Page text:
So Phoenix Wright's cases tend to play on your heart as much or more than your head when it comes to solving each mystery. Because every step you take must be in pursuit of proving the accused innocent, you have to really care about that most "likely" culprit, so Ace Attorney whips up a rogue's gallery of weirdos worth caring about. Some of them will even try to convince you that they did do it, forcing you to believe in them by not believing their own words! Several cases outright reveal the true culprits and their methods early on, complete with confessions right to Phoenix's face, but he can't do anything about it because the word of a lawyer alone isn't worth much in the face of a tangled system. Knowing whodunit and how isn't good enough; you have to prove it to the right people, in the right ways, with the right timing. Sometimes you'll even have a case-killing piece of evidence in hand at the start of a trial and have to wait hours before presenting it, because even though the crafty killers can break the rule of law, you can't do that without losing your license to protect more innocent lives. You have to resort to extreme pedantry, pursue red herrings, and sometimes even pretend to believe in a lie, all in the vain hope of uncovering the truth you need to maintain your trust in the people you care about.

That might sound way more frustrating than fun, and it definitely could have been! But that's where the real magic of the Ace Attorney series comes into play. All those pedantic diversions, red herrings, and necessary lies the game puts you through may not be the most expedient choices for solving a mystery, but they're great for ramping up the tension in a great story. Through very careful writing, Shu Takumi encourages the player to think about the most narratively interesting choice instead of "the choice that objectively fixes a problem," as some other adventure games might do. This is also why many people consider the Ace Attorney series a "visual novel" of sorts. Although the story is linear rather than branching, with predetermined "right answers" to every problem, these answers are designed to develop characters, set up devastating plot twists, and get players thinking about why things have to happen for thematic or emotional reasons.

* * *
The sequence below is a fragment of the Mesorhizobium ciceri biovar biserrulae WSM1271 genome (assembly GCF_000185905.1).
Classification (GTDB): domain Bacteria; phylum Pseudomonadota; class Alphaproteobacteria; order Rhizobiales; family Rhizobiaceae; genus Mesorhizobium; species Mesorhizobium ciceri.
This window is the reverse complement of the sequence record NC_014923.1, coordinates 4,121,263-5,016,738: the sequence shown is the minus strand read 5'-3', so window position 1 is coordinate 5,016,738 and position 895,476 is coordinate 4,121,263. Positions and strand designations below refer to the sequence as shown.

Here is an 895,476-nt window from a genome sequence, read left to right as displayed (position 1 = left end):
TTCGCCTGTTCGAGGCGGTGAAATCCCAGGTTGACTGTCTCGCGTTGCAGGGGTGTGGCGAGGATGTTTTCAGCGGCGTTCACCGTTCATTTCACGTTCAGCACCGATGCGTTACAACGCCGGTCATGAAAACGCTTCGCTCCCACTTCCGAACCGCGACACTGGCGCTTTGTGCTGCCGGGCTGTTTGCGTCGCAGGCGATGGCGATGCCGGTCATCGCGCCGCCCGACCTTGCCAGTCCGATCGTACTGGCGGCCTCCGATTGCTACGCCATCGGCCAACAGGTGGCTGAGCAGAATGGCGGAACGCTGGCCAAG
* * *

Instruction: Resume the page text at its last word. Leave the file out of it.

You may be pointing out contradictions and solving logic puzzles, but you're doing it to figure out how a witness thinks, what they care about, and where their weaknesses might be. Phoenix Wright games seem to be written from the outside-in, with one big core idea and several character arcs that get boiled down into smaller segments across 3-5 cases, and then diced further into all the little details that turn those cases into episodic puzzleboxes. So even though the player spends hours scraping away at tiny details and contradictions, it will all come together in the end to form a larger story that feels completely unexpected. (And even when you can sense a multi-case twist looming in the background, that just makes the final reveal more exciting!)

The Ace Attorney anime accelerates this process to make it seem like Phoenix Wright is just another Sherlock Holmes or Conan Edogawa figure in a courtroom setting, firing off evidence and breaking down testimony at mach speed, but playing the games puts you squarely in the mind of an optimistic young man just flying by the seat of his pants. Your belief in different kinds of colorful characters won't always be rewarded in the same way, but being forced to think so thoroughly about what makes everyone tick gives you a deeper satisfaction for the story beyond just knowing who committed a murder and how. As Phoenix, you slowly learn how to help Maya believe in herself and her talents, how to help Edgeworth move forward as an honorable prosecutor, and how to prove your own convictions to a rival attorney, Godot, who's become as dark and bitter as his favorite coffee after years of injustice and wounded pride.

To its fans, Phoenix Wright: Ace Attorney is more than a series of open-and-shut murder mysteries. It's a story that challenges players to look at a potentially hopeless world full of wrongful convictions in a warped system and shout "Hold it!" or "Take that!" instead. When you stop to think about the plot of each deadly turnabout, they don't often seem like the kinds of stories that should be cheery and inviting to nearly all ages, but the indomitable optimism, absurdity, and warmth of Ace Attorney always keeps us coming back, and our faith in its characters to grow and change with every new challenge is always rewarded.

So what's your favorite thing about the Ace Attorney series? Favorite cases or characters? Let us know what you think in the forums!

discuss this in the forum (32 posts) |
bookmark/share with: short url

Feature homepage / archives